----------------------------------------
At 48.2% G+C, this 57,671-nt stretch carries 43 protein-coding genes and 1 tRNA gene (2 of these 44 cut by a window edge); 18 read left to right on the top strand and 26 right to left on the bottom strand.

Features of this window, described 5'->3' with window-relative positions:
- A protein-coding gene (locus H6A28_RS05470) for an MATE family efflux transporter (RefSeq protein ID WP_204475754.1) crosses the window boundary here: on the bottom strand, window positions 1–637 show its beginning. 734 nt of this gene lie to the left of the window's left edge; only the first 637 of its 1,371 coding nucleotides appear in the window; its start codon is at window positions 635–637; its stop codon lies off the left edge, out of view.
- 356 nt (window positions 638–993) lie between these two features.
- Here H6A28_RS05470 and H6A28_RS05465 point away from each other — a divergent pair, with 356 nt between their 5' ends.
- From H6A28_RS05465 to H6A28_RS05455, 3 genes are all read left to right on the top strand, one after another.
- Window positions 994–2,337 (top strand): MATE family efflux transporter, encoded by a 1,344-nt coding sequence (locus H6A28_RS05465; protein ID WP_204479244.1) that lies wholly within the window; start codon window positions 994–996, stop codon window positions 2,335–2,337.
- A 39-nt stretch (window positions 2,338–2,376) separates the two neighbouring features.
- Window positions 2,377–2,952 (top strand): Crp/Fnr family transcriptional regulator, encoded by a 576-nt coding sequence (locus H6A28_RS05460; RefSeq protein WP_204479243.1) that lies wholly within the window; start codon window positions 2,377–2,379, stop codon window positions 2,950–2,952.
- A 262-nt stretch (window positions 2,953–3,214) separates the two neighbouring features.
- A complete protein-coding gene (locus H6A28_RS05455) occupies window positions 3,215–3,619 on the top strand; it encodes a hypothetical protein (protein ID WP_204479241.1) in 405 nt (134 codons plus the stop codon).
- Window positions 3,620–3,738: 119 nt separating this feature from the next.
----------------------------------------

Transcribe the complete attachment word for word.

At 48.2% G+C, this 57,671-nt stretch carries 43 protein-coding genes and 1 tRNA gene (2 of these 44 cut by a window edge); 18 read left to right on the top strand and 26 right to left on the bottom strand.

Features of this window, described 5'->3' with window-relative positions:
- A protein-coding gene (locus H6A28_RS05470) for an MATE family efflux transporter (RefSeq protein ID WP_204475754.1) crosses the window boundary here: on the bottom strand, window positions 1–637 show its beginning. 734 nt of this gene lie to the left of the window's left edge; only the first 637 of its 1,371 coding nucleotides appear in the window; its start codon is at window positions 635–637; its stop codon lies off the left edge, out of view.
- 356 nt (window positions 638–993) lie between these two features.
- Here H6A28_RS05470 and H6A28_RS05465 point away from each other — a divergent pair, with 356 nt between their 5' ends.
- From H6A28_RS05465 to H6A28_RS05455, 3 genes are all read left to right on the top strand, one after another.
- Window positions 994–2,337 (top strand): MATE family efflux transporter, encoded by a 1,344-nt coding sequence (locus H6A28_RS05465; protein ID WP_204479244.1) that lies wholly within the window; start codon window positions 994–996, stop codon window positions 2,335–2,337.
- A 39-nt stretch (window positions 2,338–2,376) separates the two neighbouring features.
- Window positions 2,377–2,952 (top strand): Crp/Fnr family transcriptional regulator, encoded by a 576-nt coding sequence (locus H6A28_RS05460; RefSeq protein WP_204479243.1) that lies wholly within the window; start codon window positions 2,377–2,379, stop codon window positions 2,950–2,952.
- A 262-nt stretch (window positions 2,953–3,214) separates the two neighbouring features.
- A complete protein-coding gene (locus H6A28_RS05455) occupies window positions 3,215–3,619 on the top strand; it encodes a hypothetical protein (protein ID WP_204479241.1) in 405 nt (134 codons plus the stop codon).
- Window positions 3,620–3,738: 119 nt separating this feature from the next.